It’s strange to think that I finished my CBT sessions around two years ago now (why is time speeding up the older I get?!). As clear as day, I can remember walking out of my final session and thinking to myself “what the hell am I supposed to do now?!”
It was a bizarre situation of feeling like my anxiety had improved over the course of the 12 weeks of therapy – which it certainly had – yet still feeling like I had quite a way to go before being ready to deal with my anxiety with no professional help whatsoever. It was almost like I was a half-healed cut off of which a plaster had been pulled far too early, exposing fragile tissue that could either carry on healing or reopen at the first sign of pressure (I think that metaphor worked…).
But of course, it wasn’t like I’d been thrown out in the cold. On the contrary, I’d been given an arsenal of CBT techniques to combat anxiety should it arise again. The still-feeling-a-bit-emotionally-fragile part just meant I could put these techniques to practice. And to this day, I still use them, challenging negative and nonsensical thoughts when they arise and using them to pull myself back to reality.
That isn’t to say anxiety isn’t still an issue. As indicated by my last post, I still have those days when I slip back into my old behaviours and utilising CBT techniques to their fullest potential can seem almost impossible.
Over time though, I’ve pinpointed certain things outside of CBT that can also prove therapeutic. Things that I like to call “safeguards” – activities that can help put things back into a ‘normal’ perspective.
Hitting the weights
Anyone that’s had mental health therapy is not going to be surprised when I reveal my first and biggest safeguard: going to the gym.
Now, I know gymming isn’t for everyone. A lot of people I know think of going to the gym like a chore and like it’s the last thing they would want to do with their time.
But for me, going to the gym makes me feel like I’m regaining some sort of control of my life. I know that working out is giving my body the chance to improve and when I’m hitting weights a bit heavier one day than I did the last time I was in the gym, then I feel like I’ve accomplished something. It reminds me that I can do some good even when my mental state is pretty shit.
To me it’s like a reminder that if I set my mind to something and focus on improving, I can do it, therefore, theoretically (and I say ‘theoretically’ because it’s never quite as simple as this) if I focus on improving my mental health, I can.
Returning to my bookworm roots
Something I have always loved doing is reading. Even when I was young and I was a pretty slow reader, I used to sit and read my newest book religiously until I finished it. I remember one time, having taken a copy of Goosebumps: Monster Blood IV out from the library when I was about 8 years old, I literally read it from the point I left the library to when I finally went to sleep at four in the morning.
There’s absolutely no way I could do that now (I cherish my sleep too much) but I am still quite obsessive about reading. The Game of Thrones books, for example, I absolutely rattled through those thanks to hours of commuting to work.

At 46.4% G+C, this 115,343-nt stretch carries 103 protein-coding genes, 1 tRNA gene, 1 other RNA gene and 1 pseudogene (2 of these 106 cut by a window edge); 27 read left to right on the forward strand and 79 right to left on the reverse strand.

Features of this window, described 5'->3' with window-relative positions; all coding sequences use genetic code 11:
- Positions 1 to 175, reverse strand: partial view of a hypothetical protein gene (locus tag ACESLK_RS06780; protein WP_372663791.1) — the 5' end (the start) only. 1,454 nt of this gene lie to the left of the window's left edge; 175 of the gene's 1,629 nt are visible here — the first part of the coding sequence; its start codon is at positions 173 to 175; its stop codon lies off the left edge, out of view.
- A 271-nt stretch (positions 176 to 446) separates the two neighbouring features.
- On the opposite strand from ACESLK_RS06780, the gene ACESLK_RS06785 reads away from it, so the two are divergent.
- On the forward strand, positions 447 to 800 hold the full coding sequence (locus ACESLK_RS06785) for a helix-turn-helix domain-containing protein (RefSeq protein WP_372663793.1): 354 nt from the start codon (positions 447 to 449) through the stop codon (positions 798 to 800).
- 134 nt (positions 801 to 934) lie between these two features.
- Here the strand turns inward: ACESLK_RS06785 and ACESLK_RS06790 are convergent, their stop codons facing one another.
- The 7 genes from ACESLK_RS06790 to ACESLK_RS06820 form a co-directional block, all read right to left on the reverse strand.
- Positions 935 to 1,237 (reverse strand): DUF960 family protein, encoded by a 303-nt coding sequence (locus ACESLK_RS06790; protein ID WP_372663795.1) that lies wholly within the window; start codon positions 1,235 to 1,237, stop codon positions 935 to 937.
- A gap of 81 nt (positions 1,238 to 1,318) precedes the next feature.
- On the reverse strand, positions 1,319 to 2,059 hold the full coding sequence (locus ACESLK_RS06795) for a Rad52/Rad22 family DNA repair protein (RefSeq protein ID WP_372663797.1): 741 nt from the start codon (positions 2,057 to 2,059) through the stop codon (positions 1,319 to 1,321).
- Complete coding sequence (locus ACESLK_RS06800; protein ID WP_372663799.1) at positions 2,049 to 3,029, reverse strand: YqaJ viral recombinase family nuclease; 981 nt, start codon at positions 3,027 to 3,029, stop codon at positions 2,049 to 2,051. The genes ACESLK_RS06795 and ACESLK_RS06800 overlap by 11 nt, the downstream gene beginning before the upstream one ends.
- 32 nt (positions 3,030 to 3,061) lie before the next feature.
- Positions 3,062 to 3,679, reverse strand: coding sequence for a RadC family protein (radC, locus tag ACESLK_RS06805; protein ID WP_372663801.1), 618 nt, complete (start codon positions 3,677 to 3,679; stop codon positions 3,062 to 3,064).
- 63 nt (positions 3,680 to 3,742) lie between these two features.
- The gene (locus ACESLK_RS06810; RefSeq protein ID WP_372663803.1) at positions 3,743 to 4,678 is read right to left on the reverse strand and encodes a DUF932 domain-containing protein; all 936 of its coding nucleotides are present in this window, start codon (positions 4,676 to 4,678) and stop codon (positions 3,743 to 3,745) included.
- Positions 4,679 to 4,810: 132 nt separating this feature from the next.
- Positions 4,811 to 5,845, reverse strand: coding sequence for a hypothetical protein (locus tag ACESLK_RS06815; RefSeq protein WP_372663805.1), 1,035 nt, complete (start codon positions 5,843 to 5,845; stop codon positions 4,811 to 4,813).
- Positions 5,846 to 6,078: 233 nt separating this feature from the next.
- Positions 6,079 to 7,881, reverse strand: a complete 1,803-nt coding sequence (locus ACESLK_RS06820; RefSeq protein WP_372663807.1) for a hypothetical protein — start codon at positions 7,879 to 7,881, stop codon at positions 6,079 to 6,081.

Personally, reading helps me forget about time. That might sound a bit odd, but a big thing that contributes to my anxiety is the feeling of constantly running out of time, like I need to be doing something for every single second of the day until I go back to sleep.
For me, when I start reading, I become absorbed in the story to the point that I’m no longer focused on what I could be doing with my time but instead just enjoying my book.
Training my mind
This one might feel a bit of a stretch for some so please bear with me.
When I was at my old job (the one that led to my diagnosis in the first place), I was told about an app called Headspace. It focused on something called ‘mindfulness’ – a technique that helps you become more attuned to how you are feeling, both physically and emotionally.
Being from a family that regards stuff like this almost like pseudo-science, I wouldn’t usually give something like this a go. But seeing as I didn’t have anything to lose, I decided to anyway.
Even in the space of 10 days (the app’s free period), I could feel that by the end of it I was starting to be more aware of my body, identifying any aches or strange sensations in my body physically, and being more aware of my mental state in certain situations. That, in turn, helped me understand when perhaps I should go to bed a bit earlier or give my body a break from the gym as well as understanding my emotional state a better in certain situations.
After giving the free version of the app a go, I’m now a full member and use it as often as I can to keep on top of things.
Now, my safeguards are by no means going to work for everybody. The chances are that you’ve got your own in some shape or form.
I’m also guessing that my own selection of safeguards will change over time because I’m pretty certain I’m going to experience mental health issues for the foreseeable future, meaning I’m going to have to keep adapting to try and keep on top of my mental state. And that’s the most frustrating thing about mental health issues: there isn’t really a “cure” to any of them, so the best you can do is find ways to try and deal with them.
But the key to all of this is not exactly what your safeguards are. It’s the fact that you’re willing to try and positively change the way you feel.
These safeguards help me. Hopefully they will help someone else too.